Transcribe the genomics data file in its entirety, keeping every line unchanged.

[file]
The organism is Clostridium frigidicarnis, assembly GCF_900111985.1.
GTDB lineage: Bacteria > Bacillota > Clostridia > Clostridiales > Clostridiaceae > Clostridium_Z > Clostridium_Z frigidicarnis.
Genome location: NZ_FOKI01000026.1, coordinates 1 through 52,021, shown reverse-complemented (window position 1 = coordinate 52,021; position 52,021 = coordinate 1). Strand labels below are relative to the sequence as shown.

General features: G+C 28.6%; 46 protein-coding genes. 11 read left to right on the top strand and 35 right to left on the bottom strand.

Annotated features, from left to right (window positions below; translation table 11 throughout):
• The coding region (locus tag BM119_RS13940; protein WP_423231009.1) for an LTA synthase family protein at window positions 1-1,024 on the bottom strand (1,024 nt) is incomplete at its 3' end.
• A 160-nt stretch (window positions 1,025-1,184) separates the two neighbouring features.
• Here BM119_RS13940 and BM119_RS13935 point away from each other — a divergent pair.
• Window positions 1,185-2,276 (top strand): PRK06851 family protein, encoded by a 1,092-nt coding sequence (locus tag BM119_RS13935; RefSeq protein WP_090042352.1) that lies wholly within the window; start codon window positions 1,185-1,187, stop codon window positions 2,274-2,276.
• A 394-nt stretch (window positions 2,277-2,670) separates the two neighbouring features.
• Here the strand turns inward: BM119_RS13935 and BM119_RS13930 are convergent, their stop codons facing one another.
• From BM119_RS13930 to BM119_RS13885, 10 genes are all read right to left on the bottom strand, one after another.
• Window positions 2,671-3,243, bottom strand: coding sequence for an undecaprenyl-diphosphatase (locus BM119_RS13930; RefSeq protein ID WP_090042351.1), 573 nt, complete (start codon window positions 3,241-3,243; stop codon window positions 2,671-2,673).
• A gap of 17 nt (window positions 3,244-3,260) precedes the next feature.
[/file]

The organism is Clostridium frigidicarnis, assembly GCF_900111985.1.
GTDB lineage: Bacteria > Bacillota > Clostridia > Clostridiales > Clostridiaceae > Clostridium_Z > Clostridium_Z frigidicarnis.
Genome location: NZ_FOKI01000026.1, coordinates 1 through 52,021, shown reverse-complemented (window position 1 = coordinate 52,021; position 52,021 = coordinate 1). Strand labels below are relative to the sequence as shown.

General features: G+C 28.6%; 46 protein-coding genes. 11 read left to right on the top strand and 35 right to left on the bottom strand.

Annotated features, from left to right (window positions below; translation table 11 throughout):
• The coding region (locus tag BM119_RS13940; protein WP_423231009.1) for an LTA synthase family protein at window positions 1-1,024 on the bottom strand (1,024 nt) is incomplete at its 3' end.
• A 160-nt stretch (window positions 1,025-1,184) separates the two neighbouring features.
• Here BM119_RS13940 and BM119_RS13935 point away from each other — a divergent pair.
• Window positions 1,185-2,276 (top strand): PRK06851 family protein, encoded by a 1,092-nt coding sequence (locus tag BM119_RS13935; RefSeq protein WP_090042352.1) that lies wholly within the window; start codon window positions 1,185-1,187, stop codon window positions 2,274-2,276.
• A 394-nt stretch (window positions 2,277-2,670) separates the two neighbouring features.
• Here the strand turns inward: BM119_RS13935 and BM119_RS13930 are convergent, their stop codons facing one another.
• From BM119_RS13930 to BM119_RS13885, 10 genes are all read right to left on the bottom strand, one after another.
• Window positions 2,671-3,243, bottom strand: coding sequence for an undecaprenyl-diphosphatase (locus BM119_RS13930; RefSeq protein ID WP_090042351.1), 573 nt, complete (start codon window positions 3,241-3,243; stop codon window positions 2,671-2,673).
• A gap of 17 nt (window positions 3,244-3,260) precedes the next feature.